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06/09/2016

Tom Holland presents divorce and betrayal in 1st-century Yorkshire, the history of county cricket and the forgotten legacy of Johann Baptist von Spix.

Tom Holland and guests discuss the stories that are Making History.

Helen Castor is joined by Stephen Chalke and former Sussex cricket captain John Barclay to discuss the origins and rather odd structure of English (and Welsh) county cricket.

Iszi Lawrence heads to North Yorkshire to hear a story of divorce and betrayal from the 1st century and the forgotten queen who was central to both.

And the former head of Friends of the Earth, Tony Juniper, takes us to South America to remind us of the achievements of the nineteenth century scientist and explorer Johann Baptist von Spix.

Producer: Nick Patrick
A Pier production for BBC Radio 4.

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28 minutes

Last on

Tue 6 Sep 2016 15:00

Holley posing at Blythe Road

Holley posing at Blythe Road

(unidentified) Miss West Indies in Great Britain contestant posing at Blythe Road

(unidentified) Miss West Indies in Great Britain contestant posing at Blythe Road

Miss Black & Beautiful Sybil McLean with fellow contestants

Miss Black & Beautiful Sybil McLean with fellow contestants

More information

Making History - Tuesday 6th September

 

 

Tom Holland discusses the stories Making History. Joining him today is the archaeologist Dr Rachel Pope from the University of Liverpool https://www.liverpool.ac.uk/archaeology-classics-and-egyptology/staff/rachel-pope/ and the writer, photographer and cataloguer of ‘Britishness’ Iain Aitch http://www.iainaitch.com/

 

 

Stanwick Camp, North Yorkshire

 

A new book which pulls together some thirty-years of archaeological exploration has just been published on a huge settlement which was, most likely, the home of Queen Cartimandua and her tribe the Brigantes. Stanwick Camp covers some 300 hectares and it’s thought it was built at around the time of the Roman invasion in AD43. The book is edited by Professor Colin Haselgrove at the University of Leicester and Making History’s Iszi Lawrence enlisted the help of one of Colin’s former students, Dr Julia Farley who works at the British Museum to explain the significance of Stanwick and the role of Cartimandua in the Roman conquest of Britain.

 

Cartimandua's Capital?: The late Iron Age Royal Site at Stanwick, North Yorkshire, Fieldwork and Analysis 1981–2011is Published by the Council for British Archaeology ISBN: 9781902771984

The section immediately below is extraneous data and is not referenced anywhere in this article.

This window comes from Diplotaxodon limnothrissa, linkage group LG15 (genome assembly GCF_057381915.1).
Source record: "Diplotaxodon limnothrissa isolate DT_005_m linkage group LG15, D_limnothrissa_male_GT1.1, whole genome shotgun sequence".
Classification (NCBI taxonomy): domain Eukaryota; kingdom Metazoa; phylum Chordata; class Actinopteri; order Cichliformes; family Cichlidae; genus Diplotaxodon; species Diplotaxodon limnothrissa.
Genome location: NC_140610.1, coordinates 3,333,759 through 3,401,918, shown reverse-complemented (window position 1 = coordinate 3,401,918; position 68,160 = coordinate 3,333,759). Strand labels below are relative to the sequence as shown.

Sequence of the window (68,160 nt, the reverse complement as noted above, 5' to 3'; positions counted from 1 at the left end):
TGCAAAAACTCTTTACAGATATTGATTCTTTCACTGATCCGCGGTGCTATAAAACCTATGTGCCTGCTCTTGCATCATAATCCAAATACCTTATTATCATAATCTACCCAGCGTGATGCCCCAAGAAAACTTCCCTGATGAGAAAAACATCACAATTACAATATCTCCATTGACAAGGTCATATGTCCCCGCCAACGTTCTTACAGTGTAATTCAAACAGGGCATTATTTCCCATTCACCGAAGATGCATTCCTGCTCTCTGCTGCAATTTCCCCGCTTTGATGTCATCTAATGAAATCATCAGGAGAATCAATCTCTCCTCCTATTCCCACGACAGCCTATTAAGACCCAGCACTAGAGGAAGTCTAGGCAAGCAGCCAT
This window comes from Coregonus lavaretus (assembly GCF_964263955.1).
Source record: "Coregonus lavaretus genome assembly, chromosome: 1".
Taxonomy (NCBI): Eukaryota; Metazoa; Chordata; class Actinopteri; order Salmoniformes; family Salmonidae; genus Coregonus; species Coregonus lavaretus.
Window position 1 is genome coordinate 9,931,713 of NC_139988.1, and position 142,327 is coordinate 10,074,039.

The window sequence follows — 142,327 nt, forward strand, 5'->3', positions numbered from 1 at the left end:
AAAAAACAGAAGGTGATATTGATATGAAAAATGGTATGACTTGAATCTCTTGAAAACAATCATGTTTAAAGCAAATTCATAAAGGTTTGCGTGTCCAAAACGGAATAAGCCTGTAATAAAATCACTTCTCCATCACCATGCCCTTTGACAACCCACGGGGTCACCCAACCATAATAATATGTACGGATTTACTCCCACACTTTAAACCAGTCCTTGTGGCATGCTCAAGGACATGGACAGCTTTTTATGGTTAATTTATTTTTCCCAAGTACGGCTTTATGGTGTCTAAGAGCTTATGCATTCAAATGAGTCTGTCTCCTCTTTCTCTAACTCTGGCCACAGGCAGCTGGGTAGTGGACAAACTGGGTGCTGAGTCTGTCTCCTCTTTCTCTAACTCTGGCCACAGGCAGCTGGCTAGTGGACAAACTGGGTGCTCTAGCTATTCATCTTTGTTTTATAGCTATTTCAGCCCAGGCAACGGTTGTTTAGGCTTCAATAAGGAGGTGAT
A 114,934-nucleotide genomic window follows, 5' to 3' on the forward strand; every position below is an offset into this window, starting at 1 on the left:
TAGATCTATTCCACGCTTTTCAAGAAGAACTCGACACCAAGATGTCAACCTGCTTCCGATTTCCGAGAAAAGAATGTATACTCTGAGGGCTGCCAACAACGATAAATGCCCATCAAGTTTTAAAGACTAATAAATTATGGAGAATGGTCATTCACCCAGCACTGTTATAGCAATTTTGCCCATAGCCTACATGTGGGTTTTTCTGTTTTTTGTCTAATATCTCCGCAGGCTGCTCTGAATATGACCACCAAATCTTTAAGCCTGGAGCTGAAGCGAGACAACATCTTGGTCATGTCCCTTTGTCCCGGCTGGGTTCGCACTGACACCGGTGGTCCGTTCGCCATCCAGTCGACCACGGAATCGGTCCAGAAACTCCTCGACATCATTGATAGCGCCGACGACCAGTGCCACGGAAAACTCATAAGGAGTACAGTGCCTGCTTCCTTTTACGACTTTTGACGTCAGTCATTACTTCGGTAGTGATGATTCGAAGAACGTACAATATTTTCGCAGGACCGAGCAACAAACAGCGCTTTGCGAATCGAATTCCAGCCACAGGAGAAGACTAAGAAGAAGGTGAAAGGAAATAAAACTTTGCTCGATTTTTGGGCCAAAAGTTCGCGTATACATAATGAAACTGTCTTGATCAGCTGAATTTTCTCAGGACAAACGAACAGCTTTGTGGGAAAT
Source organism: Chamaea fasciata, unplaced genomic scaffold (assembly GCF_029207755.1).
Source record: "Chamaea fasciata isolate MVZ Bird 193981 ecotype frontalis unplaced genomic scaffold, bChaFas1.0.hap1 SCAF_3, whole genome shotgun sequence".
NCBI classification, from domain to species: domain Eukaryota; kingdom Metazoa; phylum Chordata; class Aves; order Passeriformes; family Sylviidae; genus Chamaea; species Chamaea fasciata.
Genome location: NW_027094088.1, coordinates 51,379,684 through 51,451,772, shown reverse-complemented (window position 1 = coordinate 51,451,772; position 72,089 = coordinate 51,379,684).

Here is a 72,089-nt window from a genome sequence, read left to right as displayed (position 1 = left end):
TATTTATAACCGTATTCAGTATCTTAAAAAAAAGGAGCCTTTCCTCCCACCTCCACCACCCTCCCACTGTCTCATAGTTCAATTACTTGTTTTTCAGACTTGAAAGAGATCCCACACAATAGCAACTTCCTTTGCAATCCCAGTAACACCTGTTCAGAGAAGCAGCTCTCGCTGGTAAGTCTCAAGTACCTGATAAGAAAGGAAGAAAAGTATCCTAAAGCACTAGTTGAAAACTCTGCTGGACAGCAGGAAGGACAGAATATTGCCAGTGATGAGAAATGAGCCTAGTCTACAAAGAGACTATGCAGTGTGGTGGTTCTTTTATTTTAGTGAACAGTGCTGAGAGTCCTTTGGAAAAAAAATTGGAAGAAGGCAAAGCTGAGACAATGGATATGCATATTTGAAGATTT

English Heritage  http://www.english-heritage.org.uk/visit/places/stanwick-iron-age-fortifications/

 

Brigante’s Nation http://brigantesnation.com/stanwick-hill-fort-forcett-north-yorkshire

 

Dr Julia Farley  http://www.britishmuseum.org/about_us/departments/staff/britain,_europe_and_prehistory/julia_farley.aspx

 

Professor Colin Haselgrove http://www2.le.ac.uk/departments/archaeology/people/academics/haselgrove

 

 

Raphael Albert “MIss Black and Beautiful”

 

3 Jpegs supplied All (C) Raphael Albert/Autograph ABP

 

An exhibition of photographs curated by Renée Mussai at Autograph ABP, Irvington Place in London features the work of the promoter and photographer Raphael Albert. They feature black women taking part in ‘beauty queen’ competitions some forty years ago or more. Ian Aitch spoke to Renee Mussai who explained that rather than a window on the sexism of the sixties and seventies , she see’s these images as evidence of black female resistance in a racist world

 

The exhibition is on until 24th September, so why not visit and make your own mind up? More information here http://autograph-abp.co.uk/exhibitions/miss-black-and-beautiful

 

 

Dazed http://www.dazeddigital.com/photography/article/31578/1/photos-of-london-s-black-beauty-pageants-in-the-50s-raphael-albert

 

Victoria and Albert Museum http://www.vam.ac.uk/content/articles/s/raphael-albert2/

 

Raphael Albert Obituary in The Guardian  https://www.theguardian.com/theguardian/2009/dec/18/raphael-albert-obituary

 

 

 

 

Spix’s Macaw and Johann Baptist von Spix

 

 

Tony Juniper, the former head of Friends of the Earth, has just written a book on the race to save what’s believed to be the world’s rarest bird: the Spix’s Macaw. Just one is known to be alive in Brazil's thorny caatinga woodlands. The bird is named after a nineteenth-century German biologist, Johann Baptist von Spix, who Tony would like to put on the Making History plinth.

 

Tony Juniper is the author of What's Really Happening To Our Planet? His book Spix’s Macaw: The Race to Save the World’s Rarest Bird is published by Atria Books ISBN 978-0743475518

 

The Independent http://www.independent.co.uk/environment/the-loneliest-bird-in-the-world-5369605.html

 

Smithsonian Libraries  http://www.sil.si.edu/DigitalCollections/NHRareBooks/Spix/spix-introduction.htm

 

Linda Hall Library  http://www.lindahall.org/johann-baptist-von-spix/

 

Revolvy  http://www.revolvy.com/main/index.php?s=Johann%20Baptist%20von%20Spix

 

 

 

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